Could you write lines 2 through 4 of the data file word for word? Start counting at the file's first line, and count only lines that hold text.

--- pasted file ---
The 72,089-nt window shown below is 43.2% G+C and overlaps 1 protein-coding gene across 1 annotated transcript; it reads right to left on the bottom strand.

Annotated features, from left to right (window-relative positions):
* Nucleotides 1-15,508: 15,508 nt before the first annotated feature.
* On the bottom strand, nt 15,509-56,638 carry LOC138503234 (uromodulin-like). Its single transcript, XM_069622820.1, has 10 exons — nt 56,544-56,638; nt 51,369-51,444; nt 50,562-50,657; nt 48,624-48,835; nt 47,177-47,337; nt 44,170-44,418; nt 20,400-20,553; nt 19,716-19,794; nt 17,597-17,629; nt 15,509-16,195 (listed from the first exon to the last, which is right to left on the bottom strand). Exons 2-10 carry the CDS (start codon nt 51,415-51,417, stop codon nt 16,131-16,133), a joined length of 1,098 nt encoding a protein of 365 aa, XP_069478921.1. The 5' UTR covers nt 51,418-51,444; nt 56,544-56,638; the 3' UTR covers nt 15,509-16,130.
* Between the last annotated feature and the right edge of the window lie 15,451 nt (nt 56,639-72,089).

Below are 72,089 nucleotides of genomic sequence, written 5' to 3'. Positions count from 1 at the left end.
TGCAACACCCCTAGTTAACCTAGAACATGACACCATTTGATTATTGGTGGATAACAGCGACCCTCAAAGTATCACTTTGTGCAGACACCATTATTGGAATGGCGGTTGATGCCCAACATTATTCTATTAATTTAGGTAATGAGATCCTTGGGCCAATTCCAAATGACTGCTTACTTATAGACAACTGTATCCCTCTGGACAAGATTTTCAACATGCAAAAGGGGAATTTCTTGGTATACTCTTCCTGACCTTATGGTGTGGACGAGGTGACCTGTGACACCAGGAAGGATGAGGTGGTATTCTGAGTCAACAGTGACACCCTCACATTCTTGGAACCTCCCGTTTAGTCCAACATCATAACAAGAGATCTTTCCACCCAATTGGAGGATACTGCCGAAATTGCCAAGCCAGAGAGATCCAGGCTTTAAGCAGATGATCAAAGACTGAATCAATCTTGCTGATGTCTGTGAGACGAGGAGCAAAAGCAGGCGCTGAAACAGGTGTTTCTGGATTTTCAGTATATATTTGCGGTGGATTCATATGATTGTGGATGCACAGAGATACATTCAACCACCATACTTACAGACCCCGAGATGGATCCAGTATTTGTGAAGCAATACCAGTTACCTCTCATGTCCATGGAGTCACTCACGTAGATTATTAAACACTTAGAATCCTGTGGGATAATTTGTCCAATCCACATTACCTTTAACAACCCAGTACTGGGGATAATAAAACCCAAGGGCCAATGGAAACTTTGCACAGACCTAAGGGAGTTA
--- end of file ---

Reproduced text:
Annotated features, from left to right (window-relative positions):
* Nucleotides 1-15,508: 15,508 nt before the first annotated feature.
* On the bottom strand, nt 15,509-56,638 carry LOC138503234 (uromodulin-like). Its single transcript, XM_069622820.1, has 10 exons — nt 56,544-56,638; nt 51,369-51,444; nt 50,562-50,657; nt 48,624-48,835; nt 47,177-47,337; nt 44,170-44,418; nt 20,400-20,553; nt 19,716-19,794; nt 17,597-17,629; nt 15,509-16,195 (listed from the first exon to the last, which is right to left on the bottom strand). Exons 2-10 carry the CDS (start codon nt 51,415-51,417, stop codon nt 16,131-16,133), a joined length of 1,098 nt encoding a protein of 365 aa, XP_069478921.1. The 5' UTR covers nt 51,418-51,444; nt 56,544-56,638; the 3' UTR covers nt 15,509-16,130.